@TitusTechera

    Solon JFlei:

    Titus Techera:

    I think, a man who says, I am a homosexual–do not be a bigot, I have a right to marriage, you have a past of oppressing homosexuals–that guy would be rejected by the right.

    But that’s not what the poll said.

    The poll did not say why people thought this or what exactly did they mean… I think they have in mind that human nature is tied up with reproduction & the naturally different sexes. Maybe I’m wrong–that’s how I think about the problem with homosexuality, so it might just be me.

    It said just being gay would disqualify a candidate in many people’s eyes, irrespective of their views. I’m having a hard time coming up with any other word for that other than bigotry.

    I wish you would try, for the sake of comity. Comity is necessary–although there may be reason to exclude me from that: I am not myself adverse to being called a bigot & have no trouble or reluctance when it comes to saying that homosexuality is somewhat reprehensible. I regret only being vague–the somewhat qualifier. I do not think a homosexual president is unthinkable or too bad a thing. I cannot find any reason, however, to be excited–or, how do people put it?, positive–about a homosexual president. I also do not think sex is the really big deal about people, so it’s not very high on my list of priorities…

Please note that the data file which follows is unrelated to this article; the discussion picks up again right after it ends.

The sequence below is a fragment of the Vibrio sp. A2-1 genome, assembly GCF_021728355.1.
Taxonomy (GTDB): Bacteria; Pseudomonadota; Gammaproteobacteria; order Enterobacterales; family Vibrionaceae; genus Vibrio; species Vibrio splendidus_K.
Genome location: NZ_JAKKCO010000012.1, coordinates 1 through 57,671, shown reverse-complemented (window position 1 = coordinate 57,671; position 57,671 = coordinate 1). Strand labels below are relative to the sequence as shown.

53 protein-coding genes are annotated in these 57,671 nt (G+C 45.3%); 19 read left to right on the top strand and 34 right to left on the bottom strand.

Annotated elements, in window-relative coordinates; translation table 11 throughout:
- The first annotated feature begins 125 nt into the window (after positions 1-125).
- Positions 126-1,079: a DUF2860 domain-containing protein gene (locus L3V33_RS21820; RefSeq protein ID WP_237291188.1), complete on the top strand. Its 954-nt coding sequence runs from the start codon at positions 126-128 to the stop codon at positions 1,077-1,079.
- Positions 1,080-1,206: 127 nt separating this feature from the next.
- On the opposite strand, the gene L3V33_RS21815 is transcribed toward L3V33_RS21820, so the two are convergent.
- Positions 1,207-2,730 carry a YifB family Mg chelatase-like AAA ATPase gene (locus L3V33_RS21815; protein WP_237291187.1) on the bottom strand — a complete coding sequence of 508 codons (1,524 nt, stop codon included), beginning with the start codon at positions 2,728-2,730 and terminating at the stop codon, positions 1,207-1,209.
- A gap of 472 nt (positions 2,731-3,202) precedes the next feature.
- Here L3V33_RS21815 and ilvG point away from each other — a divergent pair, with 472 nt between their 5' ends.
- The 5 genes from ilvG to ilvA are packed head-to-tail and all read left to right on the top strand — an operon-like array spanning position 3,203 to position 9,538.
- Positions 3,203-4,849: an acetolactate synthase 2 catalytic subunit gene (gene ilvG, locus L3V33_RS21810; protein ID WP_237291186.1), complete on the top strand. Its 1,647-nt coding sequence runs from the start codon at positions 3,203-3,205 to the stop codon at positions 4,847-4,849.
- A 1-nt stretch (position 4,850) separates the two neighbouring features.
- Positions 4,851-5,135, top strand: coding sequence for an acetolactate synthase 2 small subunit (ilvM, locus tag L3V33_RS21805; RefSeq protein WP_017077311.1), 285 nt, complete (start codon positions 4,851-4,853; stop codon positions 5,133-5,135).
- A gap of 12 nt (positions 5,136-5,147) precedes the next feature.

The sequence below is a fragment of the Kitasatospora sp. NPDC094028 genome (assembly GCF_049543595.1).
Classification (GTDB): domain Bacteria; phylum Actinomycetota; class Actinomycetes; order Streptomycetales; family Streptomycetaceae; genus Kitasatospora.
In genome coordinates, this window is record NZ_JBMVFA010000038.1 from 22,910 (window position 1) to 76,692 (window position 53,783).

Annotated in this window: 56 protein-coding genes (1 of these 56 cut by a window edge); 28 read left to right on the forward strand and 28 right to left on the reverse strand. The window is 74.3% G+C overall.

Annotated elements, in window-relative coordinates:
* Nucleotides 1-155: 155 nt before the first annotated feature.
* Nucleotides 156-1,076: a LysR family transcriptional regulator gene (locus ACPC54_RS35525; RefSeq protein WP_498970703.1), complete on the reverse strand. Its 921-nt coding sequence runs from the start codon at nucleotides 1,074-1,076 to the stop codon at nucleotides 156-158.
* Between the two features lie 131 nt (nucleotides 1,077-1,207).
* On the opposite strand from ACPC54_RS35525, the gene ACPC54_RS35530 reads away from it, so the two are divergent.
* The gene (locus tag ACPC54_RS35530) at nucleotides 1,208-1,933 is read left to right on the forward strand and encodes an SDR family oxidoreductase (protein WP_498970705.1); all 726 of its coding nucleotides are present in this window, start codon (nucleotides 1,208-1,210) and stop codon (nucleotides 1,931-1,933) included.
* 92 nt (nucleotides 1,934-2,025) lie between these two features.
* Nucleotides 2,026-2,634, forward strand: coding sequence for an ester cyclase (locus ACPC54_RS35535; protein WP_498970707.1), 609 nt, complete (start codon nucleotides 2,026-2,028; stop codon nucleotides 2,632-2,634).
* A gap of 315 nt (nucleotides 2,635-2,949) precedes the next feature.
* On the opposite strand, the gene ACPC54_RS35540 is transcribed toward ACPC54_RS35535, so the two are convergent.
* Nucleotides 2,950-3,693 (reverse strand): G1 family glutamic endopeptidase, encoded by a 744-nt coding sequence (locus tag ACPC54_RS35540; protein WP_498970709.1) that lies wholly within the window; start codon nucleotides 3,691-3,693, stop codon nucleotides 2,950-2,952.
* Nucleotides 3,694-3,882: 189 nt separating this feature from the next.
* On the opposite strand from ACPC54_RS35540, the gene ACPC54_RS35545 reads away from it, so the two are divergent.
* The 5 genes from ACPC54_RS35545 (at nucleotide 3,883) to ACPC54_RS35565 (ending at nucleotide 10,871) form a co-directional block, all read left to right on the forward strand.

• #24
  25. Cato Rand Inactive
    Cato Rand
    @CatoRand

    Titus Techera:

    Cato Rand:Titus: The short answer is that, in addition to personally thinking it reprehensible, I think it scares the horses.

    There may be something to that–I do not see any politician declaring that publicly, so that by itself suggests it is not an attractive opinion. I do not see how the social conservatives can be abandoned in 2016 successfully. I think just now, marriage is a big deal. The country is such that people suspect each other & are sometimes ruining love, friendship, & family over political disagreements. Each party seems to think worse & worse of the other. On the left, as it happens, a new constitution & society have been created overnight, almost, & I think that’s what really is scaring people…

    Some people, yes.  Absolutely.  Others are scared by a party that would reject a candidate because they were gay.  Care to wager which group contains more swing voters?